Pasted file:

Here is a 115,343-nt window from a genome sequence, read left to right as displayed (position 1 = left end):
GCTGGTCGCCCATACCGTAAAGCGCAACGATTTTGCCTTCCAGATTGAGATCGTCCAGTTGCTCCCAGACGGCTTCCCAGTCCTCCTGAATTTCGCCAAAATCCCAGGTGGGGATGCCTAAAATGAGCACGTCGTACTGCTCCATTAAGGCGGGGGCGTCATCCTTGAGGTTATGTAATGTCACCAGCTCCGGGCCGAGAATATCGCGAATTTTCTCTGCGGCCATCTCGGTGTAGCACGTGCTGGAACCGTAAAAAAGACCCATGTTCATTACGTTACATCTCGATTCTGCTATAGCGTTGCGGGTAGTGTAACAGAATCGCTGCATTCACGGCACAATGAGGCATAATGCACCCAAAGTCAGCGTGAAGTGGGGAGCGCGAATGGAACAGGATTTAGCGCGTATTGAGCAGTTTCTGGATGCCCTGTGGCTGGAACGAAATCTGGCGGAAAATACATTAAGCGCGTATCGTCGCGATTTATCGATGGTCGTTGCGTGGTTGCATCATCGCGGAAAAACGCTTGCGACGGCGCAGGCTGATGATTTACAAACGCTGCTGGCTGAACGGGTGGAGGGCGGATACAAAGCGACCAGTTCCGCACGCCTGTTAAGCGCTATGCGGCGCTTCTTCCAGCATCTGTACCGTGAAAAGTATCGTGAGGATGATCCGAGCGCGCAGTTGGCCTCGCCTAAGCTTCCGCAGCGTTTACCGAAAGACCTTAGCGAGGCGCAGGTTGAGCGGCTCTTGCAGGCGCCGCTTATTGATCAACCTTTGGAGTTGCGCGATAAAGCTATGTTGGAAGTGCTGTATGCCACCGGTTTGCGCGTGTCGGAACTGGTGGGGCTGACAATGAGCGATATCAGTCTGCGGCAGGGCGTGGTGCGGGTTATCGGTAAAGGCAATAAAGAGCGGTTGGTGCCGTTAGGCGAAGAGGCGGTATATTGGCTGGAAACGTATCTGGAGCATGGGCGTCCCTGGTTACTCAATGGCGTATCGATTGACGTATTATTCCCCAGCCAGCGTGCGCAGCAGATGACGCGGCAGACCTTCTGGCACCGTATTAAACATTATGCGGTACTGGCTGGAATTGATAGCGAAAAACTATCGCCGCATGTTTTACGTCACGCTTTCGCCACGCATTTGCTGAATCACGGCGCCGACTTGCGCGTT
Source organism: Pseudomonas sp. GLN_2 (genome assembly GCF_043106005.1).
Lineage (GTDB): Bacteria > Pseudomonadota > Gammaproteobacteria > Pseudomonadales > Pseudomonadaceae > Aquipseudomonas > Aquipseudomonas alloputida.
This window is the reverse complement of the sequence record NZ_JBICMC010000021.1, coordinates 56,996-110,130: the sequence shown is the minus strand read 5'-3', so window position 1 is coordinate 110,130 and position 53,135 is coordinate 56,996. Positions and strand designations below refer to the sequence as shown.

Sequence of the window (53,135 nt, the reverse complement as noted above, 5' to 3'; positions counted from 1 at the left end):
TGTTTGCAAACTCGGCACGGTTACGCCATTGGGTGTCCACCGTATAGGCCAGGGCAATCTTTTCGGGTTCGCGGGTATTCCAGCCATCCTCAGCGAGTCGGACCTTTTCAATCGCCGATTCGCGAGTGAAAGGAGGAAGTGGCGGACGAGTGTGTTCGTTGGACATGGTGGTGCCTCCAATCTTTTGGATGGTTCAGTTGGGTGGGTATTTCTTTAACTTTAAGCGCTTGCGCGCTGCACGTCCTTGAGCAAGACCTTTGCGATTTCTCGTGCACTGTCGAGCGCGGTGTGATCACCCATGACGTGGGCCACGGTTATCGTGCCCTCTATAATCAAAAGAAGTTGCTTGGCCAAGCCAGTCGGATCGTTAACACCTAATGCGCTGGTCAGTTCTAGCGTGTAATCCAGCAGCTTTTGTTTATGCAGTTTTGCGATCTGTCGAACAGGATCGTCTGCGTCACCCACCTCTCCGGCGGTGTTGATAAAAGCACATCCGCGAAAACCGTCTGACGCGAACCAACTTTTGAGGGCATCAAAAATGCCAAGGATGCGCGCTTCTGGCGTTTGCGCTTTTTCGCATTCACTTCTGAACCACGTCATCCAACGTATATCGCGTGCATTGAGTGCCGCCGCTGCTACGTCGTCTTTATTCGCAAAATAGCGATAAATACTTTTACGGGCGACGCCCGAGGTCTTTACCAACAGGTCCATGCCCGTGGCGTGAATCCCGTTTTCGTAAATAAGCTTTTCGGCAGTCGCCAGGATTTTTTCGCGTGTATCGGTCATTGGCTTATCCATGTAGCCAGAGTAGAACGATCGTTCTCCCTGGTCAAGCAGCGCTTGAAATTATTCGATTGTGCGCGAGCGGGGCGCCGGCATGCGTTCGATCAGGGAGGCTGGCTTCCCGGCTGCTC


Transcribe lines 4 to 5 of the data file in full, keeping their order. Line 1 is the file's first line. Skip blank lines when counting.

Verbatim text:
Lineage (GTDB): Bacteria > Pseudomonadota > Gammaproteobacteria > Pseudomonadales > Pseudomonadaceae > Aquipseudomonas > Aquipseudomonas alloputida.
This window is the reverse complement of the sequence record NZ_JBICMC010000021.1, coordinates 56,996-110,130: the sequence shown is the minus strand read 5'-3', so window position 1 is coordinate 110,130 and position 53,135 is coordinate 56,996. Positions and strand designations below refer to the sequence as shown.